There is absolutely no reason why kosher food and desserts have to be anything less than what everyone else is eating. Share with me your baking and cooking sucesses, challenges, and disasters. I will share my recipes, shabbat and holiday menu planning and my love of food.

Sunday, June 27, 2010

Raising the Bar

I was craving my raspberry bars. Maybe it was looking at the book photo or remembering how I couldn’t stop eating them the day of the photo shoot. My fabulous photographer and friend, Michael Bennett Kress, preferred the pecan bars during the shoot, but both of us started at the trimmed off edges of each pan and slowly worked our way in.

So there I was making raspberry bars one Friday this spring and when the bottom crust was baked, it just seemed too pedestrian to spread jarred jam when I had a fridge full of luscious, seasonal berries. I got out the rasps and blues and squished them with my hands, added sugar and some flour and spread that over the bottom crust and grated the remaining dough on top. You can serve it warm or cold, though I like the chilled bars better.

After several Shabbat meals and snacks, we still had half the pan left on Sunday. I may have also made chocolate mousse that weekend. Berries can never compete with chocolate. Sunday afternoon, three hours into the seven total of my daughter’s regret over having donated 8 inches of her hair, I needed a pick-me-up. I told my son Sam, who LOVES fruit desserts, to get us two soup spoons. He asked if we needed plates and I responded, “Why?” We sat down and inhaled the remainder of the pan. Somewhere into the final corner of the pan, things were looking up. Sam and I licked our spoons. I took Emily to get her hair layered and her friends on skype pronounced the new style gorgeous. This dessert made my stressful afternoon ever so much sweeter.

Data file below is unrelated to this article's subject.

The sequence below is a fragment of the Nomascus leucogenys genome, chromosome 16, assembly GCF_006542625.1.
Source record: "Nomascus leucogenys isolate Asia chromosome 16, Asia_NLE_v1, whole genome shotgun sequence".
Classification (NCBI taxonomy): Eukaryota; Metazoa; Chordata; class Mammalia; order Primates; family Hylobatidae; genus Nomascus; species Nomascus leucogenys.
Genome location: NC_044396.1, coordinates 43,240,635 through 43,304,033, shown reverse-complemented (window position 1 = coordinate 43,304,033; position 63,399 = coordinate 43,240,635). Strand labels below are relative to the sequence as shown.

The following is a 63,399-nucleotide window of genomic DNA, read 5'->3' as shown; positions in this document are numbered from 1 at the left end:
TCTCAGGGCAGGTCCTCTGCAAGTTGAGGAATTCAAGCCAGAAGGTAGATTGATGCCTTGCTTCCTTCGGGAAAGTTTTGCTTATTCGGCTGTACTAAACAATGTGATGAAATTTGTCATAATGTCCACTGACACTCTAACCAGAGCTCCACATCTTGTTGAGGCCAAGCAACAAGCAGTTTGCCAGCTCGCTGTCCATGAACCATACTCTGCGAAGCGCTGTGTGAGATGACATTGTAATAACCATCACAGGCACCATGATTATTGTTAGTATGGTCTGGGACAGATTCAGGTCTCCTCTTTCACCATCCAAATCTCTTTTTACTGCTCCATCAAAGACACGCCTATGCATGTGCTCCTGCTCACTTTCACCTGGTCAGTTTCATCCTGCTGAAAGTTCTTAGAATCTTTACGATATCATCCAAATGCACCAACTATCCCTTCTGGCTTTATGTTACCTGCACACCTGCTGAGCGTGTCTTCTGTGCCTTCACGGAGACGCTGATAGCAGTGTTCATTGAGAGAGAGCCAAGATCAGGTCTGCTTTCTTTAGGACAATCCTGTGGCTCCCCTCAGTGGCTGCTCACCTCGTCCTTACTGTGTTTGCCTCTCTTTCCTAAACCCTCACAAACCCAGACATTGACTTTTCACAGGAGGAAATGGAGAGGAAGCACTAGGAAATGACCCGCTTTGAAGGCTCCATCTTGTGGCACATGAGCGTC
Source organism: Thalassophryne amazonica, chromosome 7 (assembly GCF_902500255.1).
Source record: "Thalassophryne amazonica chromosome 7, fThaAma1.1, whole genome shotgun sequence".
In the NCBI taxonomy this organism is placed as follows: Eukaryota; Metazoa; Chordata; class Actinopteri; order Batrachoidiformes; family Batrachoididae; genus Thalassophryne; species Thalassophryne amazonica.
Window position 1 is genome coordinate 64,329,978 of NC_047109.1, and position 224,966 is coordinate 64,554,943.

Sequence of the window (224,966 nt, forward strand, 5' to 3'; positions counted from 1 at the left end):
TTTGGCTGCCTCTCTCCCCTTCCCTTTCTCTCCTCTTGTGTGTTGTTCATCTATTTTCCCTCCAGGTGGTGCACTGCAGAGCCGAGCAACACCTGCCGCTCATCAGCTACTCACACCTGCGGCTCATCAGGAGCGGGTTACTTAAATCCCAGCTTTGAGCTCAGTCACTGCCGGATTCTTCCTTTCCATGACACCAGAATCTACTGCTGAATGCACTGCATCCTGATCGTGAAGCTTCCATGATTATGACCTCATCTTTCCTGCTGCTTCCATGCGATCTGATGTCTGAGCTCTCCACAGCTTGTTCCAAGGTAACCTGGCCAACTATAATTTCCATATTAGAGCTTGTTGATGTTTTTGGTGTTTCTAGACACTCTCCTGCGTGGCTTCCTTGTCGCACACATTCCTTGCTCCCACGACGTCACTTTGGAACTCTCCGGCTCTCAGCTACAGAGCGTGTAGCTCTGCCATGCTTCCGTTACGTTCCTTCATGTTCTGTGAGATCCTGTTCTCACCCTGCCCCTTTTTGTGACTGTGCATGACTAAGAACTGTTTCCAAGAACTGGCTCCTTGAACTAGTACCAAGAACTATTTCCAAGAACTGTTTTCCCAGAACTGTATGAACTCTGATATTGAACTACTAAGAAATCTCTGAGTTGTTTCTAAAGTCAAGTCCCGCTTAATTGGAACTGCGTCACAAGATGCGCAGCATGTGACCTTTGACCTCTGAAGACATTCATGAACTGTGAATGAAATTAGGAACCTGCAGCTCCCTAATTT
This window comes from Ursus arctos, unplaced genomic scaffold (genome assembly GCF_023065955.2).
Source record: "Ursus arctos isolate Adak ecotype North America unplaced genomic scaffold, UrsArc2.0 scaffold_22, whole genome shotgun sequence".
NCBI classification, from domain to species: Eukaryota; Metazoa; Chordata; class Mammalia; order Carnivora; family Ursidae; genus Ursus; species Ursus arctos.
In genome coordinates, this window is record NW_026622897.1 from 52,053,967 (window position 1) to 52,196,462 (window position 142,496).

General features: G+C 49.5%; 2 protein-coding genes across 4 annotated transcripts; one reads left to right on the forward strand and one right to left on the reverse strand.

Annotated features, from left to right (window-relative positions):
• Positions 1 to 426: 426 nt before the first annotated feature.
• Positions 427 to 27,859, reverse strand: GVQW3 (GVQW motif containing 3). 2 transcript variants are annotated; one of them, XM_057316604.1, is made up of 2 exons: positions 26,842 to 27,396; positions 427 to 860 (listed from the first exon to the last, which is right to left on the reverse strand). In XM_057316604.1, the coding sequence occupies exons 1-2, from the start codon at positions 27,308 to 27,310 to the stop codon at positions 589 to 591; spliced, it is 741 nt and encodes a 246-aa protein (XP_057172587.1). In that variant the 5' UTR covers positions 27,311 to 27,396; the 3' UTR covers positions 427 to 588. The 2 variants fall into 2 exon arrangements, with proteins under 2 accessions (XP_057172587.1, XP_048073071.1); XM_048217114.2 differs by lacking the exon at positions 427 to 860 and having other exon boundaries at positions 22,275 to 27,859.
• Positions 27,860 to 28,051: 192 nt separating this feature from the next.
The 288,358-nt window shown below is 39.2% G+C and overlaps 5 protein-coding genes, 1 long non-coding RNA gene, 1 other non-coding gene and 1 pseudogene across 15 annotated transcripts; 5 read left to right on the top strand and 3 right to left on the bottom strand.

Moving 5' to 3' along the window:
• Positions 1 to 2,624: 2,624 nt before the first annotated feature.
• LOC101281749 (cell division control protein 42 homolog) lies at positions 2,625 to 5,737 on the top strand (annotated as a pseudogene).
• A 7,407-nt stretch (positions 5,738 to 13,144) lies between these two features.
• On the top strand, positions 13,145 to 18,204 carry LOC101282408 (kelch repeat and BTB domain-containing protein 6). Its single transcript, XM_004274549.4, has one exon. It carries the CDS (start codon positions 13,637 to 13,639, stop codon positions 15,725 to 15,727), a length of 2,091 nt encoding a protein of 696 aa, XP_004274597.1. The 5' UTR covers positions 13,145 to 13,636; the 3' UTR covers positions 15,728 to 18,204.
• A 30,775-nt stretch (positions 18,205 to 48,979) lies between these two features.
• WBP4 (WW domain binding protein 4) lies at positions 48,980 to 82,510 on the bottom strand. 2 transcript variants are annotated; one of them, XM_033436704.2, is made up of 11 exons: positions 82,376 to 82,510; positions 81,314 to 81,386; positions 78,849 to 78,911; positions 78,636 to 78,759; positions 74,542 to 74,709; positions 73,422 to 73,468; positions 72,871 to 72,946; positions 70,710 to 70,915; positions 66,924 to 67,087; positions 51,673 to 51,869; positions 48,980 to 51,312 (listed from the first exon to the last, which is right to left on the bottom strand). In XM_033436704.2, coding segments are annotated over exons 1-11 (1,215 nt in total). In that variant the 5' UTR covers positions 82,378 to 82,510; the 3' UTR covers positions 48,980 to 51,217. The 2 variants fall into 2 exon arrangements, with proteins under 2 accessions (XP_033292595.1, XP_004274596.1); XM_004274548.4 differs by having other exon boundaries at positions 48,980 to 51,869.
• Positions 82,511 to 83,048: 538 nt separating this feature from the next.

Berry Bars

2 cups all-purpose flour
1 cup confectioners’ sugar
1 cup (2 sticks) parve margarine, frozen for 15 minutes, plus extra for
greasing pan and parchment
1 teaspoon pure vanilla extract
1 large egg yolk
2 cups fresh blueberries
2 cups fresh raspberries
¼ cup sugar
3 tablespoons all-purpose flour

Preheat the oven to 350ºf. Grease a 9 x 13-inch pan with some margarine. Place a piece of parchment in the pan that is large enough to go up the sides and hang over a few inches. Grease the top and sides of the parchment.

To make the crust: Place the flour and sugar into the bowl of a food processor fitted with a metal blade. Process for 10 seconds. Cut the margarine into pieces and add to the bowl. Process or use your hands to mix for another 10 seconds. Add the vanilla and egg yolk and then process or mix until the dough just comes together.

Divide the dough in half, making one piece a little bigger. Wrap both pieces in
plastic; flatten and place the smaller one in the freezer. Take the larger piece and break it into pieces and scatter over the parchment. Press the pieces into the pan as evenly as you can. Place in the oven and bake for 15 minutes.  Remove from the oven and let cool for 15 minutes. 
Meanwhile place the raspberries and blueberries into a large bowl and squeeze with your hands to break up the raspberries.

Add the sugar and flour and squeeze together. This part is fun, but you may still want to use plastic gloves as I did.  Remove the other dough piece from the freezer and, using the large holes of a box grater, grate the remaining dough over the filling. 

Bake for 50 minutes, or until the top starts to look golden brown. Let cool. Trim off about ¼ inch of the sides, if desired, and eat them immediately, and then cut into squares or long bars. Serve warm or cold.